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People Versus Machines: The Impact of Minimum Wages on Automatable Jobs

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  • Grace Lordan
  • David Neumark

Abstract

We study the effect of minimum wage increases on employment in automatable jobs – jobs in which employers may find it easier to substitute machines for people – focusing on low-skilled workers for whom such substitution may be spurred by minimum wage increases. Based on CPS data from 1980-2015, we find that increasing the minimum wage decreases significantly the share of automatable employment held by low-skilled workers, and increases the likelihood that low-skilled workers in automatable jobs become nonemployed or employed in worse jobs. The average effects mask significant heterogeneity by industry and demographic group, including substantive adverse effects for older, low-skilled workers in manufacturing. We also find some evidence that the same changes improve job opportunities for higher-skilled workers. The findings imply that groups often ignored in the minimum wage literature are in fact quite vulnerable to employment changes and job loss because of automation following a minimum wage increase.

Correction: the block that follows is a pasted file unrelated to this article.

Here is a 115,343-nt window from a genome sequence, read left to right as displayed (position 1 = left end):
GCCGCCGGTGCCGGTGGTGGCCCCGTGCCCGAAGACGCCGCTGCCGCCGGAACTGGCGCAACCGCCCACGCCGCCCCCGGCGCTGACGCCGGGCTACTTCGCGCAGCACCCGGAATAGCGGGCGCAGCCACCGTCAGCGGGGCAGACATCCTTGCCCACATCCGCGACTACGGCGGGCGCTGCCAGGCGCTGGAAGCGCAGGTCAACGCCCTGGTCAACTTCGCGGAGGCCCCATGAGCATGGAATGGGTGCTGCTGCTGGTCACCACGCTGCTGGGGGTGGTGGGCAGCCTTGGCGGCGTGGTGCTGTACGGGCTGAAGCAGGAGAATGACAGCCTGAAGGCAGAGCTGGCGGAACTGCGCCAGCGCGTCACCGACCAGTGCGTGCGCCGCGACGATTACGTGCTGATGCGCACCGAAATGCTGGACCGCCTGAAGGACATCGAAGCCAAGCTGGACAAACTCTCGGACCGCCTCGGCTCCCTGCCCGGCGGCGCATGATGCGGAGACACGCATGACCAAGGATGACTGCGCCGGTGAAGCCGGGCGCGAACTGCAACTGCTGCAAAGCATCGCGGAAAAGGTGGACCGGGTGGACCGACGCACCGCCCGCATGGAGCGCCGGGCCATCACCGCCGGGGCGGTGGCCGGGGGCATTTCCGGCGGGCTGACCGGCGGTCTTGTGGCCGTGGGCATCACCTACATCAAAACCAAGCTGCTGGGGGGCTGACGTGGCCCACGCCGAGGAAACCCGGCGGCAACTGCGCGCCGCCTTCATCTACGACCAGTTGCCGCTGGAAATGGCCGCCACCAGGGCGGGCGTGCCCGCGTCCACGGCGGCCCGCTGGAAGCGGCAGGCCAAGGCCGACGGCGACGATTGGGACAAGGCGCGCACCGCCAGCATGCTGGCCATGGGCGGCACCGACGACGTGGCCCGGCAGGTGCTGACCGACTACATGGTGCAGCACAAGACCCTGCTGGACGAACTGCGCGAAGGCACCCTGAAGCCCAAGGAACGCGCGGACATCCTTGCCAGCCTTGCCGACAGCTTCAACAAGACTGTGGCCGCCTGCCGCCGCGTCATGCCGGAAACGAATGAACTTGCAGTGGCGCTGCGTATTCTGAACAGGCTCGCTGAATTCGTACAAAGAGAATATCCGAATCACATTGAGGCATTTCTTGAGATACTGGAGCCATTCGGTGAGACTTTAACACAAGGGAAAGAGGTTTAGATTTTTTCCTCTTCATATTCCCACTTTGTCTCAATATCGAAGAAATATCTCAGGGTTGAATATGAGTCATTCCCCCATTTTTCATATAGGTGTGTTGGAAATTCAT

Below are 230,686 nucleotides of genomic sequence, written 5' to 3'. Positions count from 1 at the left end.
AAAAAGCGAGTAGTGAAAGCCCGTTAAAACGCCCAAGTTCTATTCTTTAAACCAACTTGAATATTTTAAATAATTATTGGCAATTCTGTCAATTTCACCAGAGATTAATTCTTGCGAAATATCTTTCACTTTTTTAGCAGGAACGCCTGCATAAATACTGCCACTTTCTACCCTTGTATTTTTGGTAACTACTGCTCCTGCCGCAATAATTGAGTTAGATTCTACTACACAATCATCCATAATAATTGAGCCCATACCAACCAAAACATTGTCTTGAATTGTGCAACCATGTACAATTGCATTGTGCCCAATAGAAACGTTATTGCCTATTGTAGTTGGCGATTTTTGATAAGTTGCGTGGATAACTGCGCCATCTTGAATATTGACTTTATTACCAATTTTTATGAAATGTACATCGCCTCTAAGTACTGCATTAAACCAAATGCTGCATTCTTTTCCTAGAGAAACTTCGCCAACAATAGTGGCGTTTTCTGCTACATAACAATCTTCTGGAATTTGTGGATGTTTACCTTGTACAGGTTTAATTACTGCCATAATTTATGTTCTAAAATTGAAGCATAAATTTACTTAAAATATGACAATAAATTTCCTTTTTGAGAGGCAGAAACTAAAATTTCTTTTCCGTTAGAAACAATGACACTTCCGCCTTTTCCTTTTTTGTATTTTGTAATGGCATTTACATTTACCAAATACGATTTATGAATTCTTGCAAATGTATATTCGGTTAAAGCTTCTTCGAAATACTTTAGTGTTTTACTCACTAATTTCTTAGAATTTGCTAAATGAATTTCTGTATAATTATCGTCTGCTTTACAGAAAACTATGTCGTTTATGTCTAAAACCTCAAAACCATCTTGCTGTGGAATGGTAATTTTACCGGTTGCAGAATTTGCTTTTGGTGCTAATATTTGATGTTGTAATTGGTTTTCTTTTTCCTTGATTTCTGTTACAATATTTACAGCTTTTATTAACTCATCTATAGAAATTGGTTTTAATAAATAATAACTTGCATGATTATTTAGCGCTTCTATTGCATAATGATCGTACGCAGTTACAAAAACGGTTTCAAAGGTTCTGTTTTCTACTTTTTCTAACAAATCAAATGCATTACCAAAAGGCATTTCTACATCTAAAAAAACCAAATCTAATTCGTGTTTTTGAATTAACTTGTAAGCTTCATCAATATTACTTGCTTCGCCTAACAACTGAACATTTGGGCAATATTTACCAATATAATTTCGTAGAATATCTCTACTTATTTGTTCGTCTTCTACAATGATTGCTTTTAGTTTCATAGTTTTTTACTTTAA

Suggested Citation

  • Grace Lordan & David Neumark, 2017. "People Versus Machines: The Impact of Minimum Wages on Automatable Jobs," NBER Working Papers 23667, National Bureau of Economic Research, Inc.
  • Handle: RePEc:nbr:nberwo:23667
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    Cited by:

    1. Meier, Benjamin & Shadle, Kyrstin & Kreider, Brent E. & Orazem, Peter F, 2018. "Minimum Wages and Occupational Skills Acquired During High School," ISU General Staff Papers 201802260800001037, Iowa State University, Department of Economics.

    More about this item

    JEL classification:

    • J23 - Labor and Demographic Economics - - Demand and Supply of Labor - - - Labor Demand
    • J38 - Labor and Demographic Economics - - Wages, Compensation, and Labor Costs - - - Public Policy

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